Lead flashing offers a great way to create a long-lasting, weathertight seal between joints on roof valleys and walls or around chimneys and pipes.


When working on most of these areas, you would typically cut, fit and fix what’s known as stepped flashing.

But what if you want to fit lead flashing into a rendered wall?

Here, things are somewhat different, as you would use straight lead flashing instead of stepped flashing.

With that in mind:

Read on to find out how to install lead flashing on a rendered wall.

Table of contents:

Should the rendering or lead flashing come first?

Lead Flashing Fixing Hallclip (plus) for Larger Joints

If you’re looking to install lead flashing and render a brick wall, you’re probably wondering which one should come first.

When working with a wall that’s already been rendered, the issue is obviously moot. So, simply move on to the next section, which details how to install lead flashing into a rendered wall.

But what if that’s not the case?

Here’s the scoop:

Yes, it’s possible to render over lead flashing, and many professionals would suggest going down that route. The rationale here is that if your leadwork goes over the render and the render cracks, water might seep in behind the flashing.

Start by cutting the lead flashing into lengths of no more than 1.5 metres – anything longer than that, and the lead will be harder to work with and might split over time. Each sheet should overlap the previous one by around 100mm to prevent leaking.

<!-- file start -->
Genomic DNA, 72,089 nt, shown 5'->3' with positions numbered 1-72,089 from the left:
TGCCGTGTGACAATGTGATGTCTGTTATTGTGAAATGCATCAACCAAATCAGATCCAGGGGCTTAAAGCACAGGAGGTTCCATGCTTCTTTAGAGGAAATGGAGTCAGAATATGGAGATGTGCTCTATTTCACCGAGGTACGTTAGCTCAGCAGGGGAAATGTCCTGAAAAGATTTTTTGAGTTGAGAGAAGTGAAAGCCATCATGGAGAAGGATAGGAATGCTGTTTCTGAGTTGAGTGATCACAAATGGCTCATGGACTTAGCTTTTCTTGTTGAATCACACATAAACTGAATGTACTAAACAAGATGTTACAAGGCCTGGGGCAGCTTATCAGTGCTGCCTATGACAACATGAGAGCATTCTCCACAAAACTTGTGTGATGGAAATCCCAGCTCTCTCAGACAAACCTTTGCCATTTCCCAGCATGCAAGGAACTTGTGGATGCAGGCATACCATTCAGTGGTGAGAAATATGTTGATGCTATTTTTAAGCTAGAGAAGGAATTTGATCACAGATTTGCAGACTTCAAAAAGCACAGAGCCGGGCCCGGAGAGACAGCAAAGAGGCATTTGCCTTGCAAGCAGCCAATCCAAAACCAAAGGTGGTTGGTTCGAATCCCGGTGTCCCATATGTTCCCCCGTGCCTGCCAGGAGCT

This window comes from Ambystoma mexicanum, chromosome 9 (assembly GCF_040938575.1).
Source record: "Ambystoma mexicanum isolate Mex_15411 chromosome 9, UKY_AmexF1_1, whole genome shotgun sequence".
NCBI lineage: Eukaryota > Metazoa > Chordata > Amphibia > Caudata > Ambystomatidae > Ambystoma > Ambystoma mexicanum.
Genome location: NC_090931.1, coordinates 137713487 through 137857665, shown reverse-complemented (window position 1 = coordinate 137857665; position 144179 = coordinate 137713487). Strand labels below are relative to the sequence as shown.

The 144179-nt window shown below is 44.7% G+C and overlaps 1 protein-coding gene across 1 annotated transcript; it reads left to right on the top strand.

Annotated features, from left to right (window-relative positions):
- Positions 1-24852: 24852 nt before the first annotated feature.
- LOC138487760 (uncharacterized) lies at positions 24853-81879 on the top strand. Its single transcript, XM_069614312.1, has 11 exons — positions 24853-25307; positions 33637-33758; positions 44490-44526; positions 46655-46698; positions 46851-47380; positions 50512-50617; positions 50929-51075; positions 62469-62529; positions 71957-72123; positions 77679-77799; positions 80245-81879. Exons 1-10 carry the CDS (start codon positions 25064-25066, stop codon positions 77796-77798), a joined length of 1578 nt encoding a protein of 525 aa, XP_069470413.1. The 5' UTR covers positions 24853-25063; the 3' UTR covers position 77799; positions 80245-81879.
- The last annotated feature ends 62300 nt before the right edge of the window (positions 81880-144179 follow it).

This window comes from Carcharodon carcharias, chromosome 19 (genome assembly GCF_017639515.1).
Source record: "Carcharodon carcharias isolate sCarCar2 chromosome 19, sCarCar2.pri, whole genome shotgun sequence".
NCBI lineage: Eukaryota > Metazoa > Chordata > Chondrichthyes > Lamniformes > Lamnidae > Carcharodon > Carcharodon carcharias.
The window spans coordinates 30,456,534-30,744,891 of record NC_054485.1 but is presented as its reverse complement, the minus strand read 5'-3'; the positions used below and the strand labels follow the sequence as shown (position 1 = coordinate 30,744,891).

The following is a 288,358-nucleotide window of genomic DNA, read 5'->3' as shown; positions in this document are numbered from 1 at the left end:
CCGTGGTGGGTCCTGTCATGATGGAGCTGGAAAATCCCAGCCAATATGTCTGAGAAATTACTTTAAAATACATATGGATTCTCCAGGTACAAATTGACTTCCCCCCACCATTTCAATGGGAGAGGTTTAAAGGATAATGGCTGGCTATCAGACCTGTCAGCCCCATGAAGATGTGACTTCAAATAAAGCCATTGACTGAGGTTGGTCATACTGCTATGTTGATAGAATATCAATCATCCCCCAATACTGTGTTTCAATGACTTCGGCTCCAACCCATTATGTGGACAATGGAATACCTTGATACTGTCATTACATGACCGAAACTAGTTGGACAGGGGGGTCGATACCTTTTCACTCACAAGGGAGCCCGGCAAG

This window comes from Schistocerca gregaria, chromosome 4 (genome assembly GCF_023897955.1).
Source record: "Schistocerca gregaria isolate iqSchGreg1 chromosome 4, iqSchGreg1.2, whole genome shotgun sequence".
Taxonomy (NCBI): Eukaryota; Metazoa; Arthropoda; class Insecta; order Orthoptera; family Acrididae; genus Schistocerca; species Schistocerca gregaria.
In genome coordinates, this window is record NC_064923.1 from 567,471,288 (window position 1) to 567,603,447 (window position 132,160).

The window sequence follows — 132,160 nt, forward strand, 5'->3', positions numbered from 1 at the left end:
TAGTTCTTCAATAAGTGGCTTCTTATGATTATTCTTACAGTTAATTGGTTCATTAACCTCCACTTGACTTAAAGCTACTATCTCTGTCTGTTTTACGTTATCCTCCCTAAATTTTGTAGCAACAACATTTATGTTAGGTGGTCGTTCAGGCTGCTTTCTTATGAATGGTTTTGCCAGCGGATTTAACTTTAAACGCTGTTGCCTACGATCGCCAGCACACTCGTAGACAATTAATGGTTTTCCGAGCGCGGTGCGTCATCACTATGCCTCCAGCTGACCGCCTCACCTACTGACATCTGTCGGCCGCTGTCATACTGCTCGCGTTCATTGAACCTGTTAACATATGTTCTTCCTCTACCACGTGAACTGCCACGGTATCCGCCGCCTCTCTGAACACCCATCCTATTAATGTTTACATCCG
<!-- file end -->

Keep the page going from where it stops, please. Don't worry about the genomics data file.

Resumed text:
Then, grind out a straight chase into the brickwork mortar joint and carefully push the lead all the way in. Work the lead so that it’s as tight to the wall as possible. Then, apply sealant.


Attach a render bead on top of the lead as per the manufacturer’s instructions, making sure it covers at least 15mm of lead.

Finally, proceed to render to the bead, and you’re good to go.

But what if your wall is already rendered in the first place?

Don’t go anywhere. That’s exactly what we’re going to zoom in on next.

Fitting lead flashing to rendered wall

Lead lifestyle image

As you would when installing the flashing before rendering over it, use straight rather than stepped flashing when fitting lead flashing to rendered walls.

In fact, the process is quite similar.

Start by cutting the lead into sheets of no more than 1.5 metres in length.


Cut out a chase and carefully push the lead all the way in, observing a 100mm overlap with each previous sheet. Use your lead bossing mallet to ensure the sheets are as close to the rendered wall as possible.

Moving on:

Install fixings or hall clips across the entire length. You can even go old school and use small rolled-up pieces of scrap lead.

Whichever option you choose, make sure that these go in at intervals of roughly 450mm.

At this point, it’s time to secure the chase by applying a thick bead of lead sealant. Make sure you push the sealant all the way into the chase before wiping off any excess.

Finally, apply patination oil to the lead flashing. This will give it a nice lustre and prevent the formation of ugly stains over time.

That’s it – you’re all set!

The bottom line

Installing lead flashing into a rendered wall is a good way to prevent leaks.

What’s more:

If your brick wall hasn’t been rendered yet, you have quite a bit of leeway. In that case, you can go flash first, render second or reverse the order.

But even if you’re working with a wall that’s already been rendered, there’s no need to stress.

Remember to use straight flashing rather than stepped flashing, check out our Lead flashing code guide, and you’ve got this covered!

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